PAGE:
Amanda Anne Platt charts her own course in country-folk

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Amanda Anne Platt and The Honeycutters perform at the Birchmere on May 23. Platt opened for Amy Ray of the Indigo Girls, who is on a solo tour. Platt played a set filled with humor, wry lyrics and an Austin-country sound. (Photo credit: Denise Dunbar)
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By Denise Dunbar | [email protected]

When Amanda Anne Platt opened last week for Amy Ray of Indigo Girls fame, nine years had passed since she had last performed at Alexandria’s Birchmere.

In 2010, Platt’s band had only released one album and they went by The Honeycutters. Last Friday, the day after her Birchmere performance, Platt released her sixth album, “Live at the Grey Eagle.” Her confidence as a singer-songwriter has grown to the point that she now headlines the act, with her name front and center: Amanda Anne Platt and The Honeycutters.

Platt’s humor-infused set was well-received by an audience mostly there to see Ray. In an interview after her performance, Platt said her musical influences were Texas-outlaw acts like Jerry Jeff Walker, Jimmie Dale Gilmore and Lucinda Williams, who’s actually from Louisiana, that she listened to as a child living in Austin, Texas.

“My parents met and married in Austin, Texas and so they love a lot of the music coming out of there in the 70s and 80s I guess, and 90s. … All of that was definitely very influential to me,” Platt said.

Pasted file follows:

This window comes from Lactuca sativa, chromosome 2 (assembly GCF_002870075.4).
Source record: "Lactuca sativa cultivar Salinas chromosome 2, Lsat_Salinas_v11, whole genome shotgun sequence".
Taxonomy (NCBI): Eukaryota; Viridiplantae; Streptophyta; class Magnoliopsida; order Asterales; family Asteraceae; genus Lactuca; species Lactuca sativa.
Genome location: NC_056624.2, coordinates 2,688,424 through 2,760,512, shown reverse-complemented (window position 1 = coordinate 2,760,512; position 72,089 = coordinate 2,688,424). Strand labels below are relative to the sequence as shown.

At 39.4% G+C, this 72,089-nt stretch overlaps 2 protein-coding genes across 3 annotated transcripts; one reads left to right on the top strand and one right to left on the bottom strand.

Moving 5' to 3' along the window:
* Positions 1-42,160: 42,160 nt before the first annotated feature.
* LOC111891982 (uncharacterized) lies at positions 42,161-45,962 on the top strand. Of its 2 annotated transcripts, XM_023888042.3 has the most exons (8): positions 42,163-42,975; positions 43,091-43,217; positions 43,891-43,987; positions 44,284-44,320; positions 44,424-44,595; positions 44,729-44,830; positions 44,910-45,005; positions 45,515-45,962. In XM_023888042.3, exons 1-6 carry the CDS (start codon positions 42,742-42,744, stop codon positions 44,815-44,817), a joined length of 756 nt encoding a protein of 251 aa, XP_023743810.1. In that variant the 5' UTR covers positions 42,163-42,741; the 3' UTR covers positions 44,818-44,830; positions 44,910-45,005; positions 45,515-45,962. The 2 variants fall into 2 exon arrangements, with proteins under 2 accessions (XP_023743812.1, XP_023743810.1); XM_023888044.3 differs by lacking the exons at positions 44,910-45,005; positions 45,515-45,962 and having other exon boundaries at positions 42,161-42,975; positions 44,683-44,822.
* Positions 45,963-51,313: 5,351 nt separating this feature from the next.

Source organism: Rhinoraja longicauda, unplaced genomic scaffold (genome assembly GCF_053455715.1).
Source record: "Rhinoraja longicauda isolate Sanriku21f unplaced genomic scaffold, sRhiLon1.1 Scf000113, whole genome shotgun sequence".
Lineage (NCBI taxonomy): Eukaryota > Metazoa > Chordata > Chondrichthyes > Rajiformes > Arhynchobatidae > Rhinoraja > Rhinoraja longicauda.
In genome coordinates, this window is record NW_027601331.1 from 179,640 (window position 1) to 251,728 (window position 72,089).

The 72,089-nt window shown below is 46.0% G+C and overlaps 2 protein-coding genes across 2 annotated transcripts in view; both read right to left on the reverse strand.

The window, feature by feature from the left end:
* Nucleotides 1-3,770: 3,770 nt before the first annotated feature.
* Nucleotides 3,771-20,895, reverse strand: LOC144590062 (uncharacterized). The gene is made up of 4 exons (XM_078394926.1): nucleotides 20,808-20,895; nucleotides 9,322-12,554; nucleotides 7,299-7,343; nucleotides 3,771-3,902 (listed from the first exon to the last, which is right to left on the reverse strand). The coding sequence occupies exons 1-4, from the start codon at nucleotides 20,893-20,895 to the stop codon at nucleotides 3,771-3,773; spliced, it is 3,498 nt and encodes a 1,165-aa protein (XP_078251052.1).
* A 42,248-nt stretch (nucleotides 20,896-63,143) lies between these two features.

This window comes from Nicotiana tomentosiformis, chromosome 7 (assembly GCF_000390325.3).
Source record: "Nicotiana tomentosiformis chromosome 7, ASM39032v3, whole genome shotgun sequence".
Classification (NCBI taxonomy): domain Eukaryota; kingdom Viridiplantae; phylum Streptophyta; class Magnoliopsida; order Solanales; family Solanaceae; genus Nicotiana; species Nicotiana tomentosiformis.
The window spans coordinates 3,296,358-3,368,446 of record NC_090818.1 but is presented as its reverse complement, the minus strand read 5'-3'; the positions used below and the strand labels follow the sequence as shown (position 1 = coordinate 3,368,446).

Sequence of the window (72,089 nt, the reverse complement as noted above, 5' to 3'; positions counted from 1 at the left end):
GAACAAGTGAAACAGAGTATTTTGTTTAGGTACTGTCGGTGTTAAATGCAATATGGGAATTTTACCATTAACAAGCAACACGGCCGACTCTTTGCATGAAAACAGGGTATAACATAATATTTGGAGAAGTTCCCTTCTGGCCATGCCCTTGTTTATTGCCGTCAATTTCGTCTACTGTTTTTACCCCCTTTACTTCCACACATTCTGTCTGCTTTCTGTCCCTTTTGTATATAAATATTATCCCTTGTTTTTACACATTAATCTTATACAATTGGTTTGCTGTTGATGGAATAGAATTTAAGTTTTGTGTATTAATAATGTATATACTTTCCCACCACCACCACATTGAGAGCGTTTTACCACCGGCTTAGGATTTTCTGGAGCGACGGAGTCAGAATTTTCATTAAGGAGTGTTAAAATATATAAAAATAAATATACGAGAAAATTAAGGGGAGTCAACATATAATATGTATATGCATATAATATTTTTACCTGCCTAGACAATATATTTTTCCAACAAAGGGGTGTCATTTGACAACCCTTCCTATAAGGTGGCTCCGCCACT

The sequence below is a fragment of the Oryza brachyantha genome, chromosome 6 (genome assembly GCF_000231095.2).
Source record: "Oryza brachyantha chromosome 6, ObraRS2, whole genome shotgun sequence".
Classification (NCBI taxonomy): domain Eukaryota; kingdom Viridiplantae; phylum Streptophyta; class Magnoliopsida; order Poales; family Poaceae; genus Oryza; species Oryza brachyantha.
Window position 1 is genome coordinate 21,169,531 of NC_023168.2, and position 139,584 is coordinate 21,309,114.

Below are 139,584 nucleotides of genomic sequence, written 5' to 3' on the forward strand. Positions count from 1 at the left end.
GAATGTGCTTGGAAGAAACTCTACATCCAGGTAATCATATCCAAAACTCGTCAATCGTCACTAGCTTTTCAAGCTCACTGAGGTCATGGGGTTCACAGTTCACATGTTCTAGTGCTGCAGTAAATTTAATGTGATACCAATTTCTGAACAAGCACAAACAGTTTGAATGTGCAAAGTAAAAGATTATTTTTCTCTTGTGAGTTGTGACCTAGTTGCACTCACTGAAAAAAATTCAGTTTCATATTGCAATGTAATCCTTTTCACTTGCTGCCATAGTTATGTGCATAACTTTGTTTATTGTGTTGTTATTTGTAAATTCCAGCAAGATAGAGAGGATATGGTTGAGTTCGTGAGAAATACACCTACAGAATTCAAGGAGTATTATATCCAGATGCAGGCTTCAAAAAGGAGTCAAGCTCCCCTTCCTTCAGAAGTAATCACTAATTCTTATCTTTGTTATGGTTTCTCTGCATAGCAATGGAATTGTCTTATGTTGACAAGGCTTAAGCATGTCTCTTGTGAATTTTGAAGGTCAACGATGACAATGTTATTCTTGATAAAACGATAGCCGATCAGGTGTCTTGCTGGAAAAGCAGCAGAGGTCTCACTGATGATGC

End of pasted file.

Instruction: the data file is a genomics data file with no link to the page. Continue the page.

Shades of Williams could be heard in several of Platt’s songs, with clever lyrics like: “since the bottle took my baby and the banker took my house, we’re living in the heartland surely somewhere here is where the heart is found” from her most-listened to song on Spotify, “Eden.”

Other highlights included “Diamond in the Rough” and “Birthday Song.” On the latter, her voice and harmonies recalled those of the Grammy award-winner Gillian Welch. All three songs are from the band’s 2017 self-titled album.

Perhaps the most moving song of the evening was “Burn,” which was mellow and lovely, though it’s so new that it’s not found on any of Platt’s six albums.

“It will be on the album after this one – next year,” Platt laughed onstage.

Platt said it was her father, originally an Alexandrian, who encouraged her and her brother to play and write music.

“So, we grew up musical and he taught me and my brother growing up,” Platt said. “It caught on with my brother a lot faster. I didn’t start writing or playing anything much until I was like 18 or 19.”

Platt said she got the opportunity to tour with Ray because guitarist Matt Smith plays in the Honeycutters and Ray’s band.

“He’s been in my band a long time and [Ray] made an album in Asheville, not “Holler” but the solo one before it, “Goodnight Tender,” and he got the call to play pedal steel on that. And he joined her touring band too. And then he said, ‘This is the other band I play with,’” Platt said.

Ray has had The Honeycutters tour with her several times, Platt said.

“Amy is just incredible for supporting other artists,” Platt said. “She’s a very generous artist herself. She’s been great.”

Ray’s set with her all-male band was relaxed, as she and her bandmates rocked out to mostly country honkey tonk. One notable exception was a mesmerizing cover of Bruce Springsteen’s “Racing in the Streets,” that had Ray beaming with delight as the last notes echoed through the music hall.

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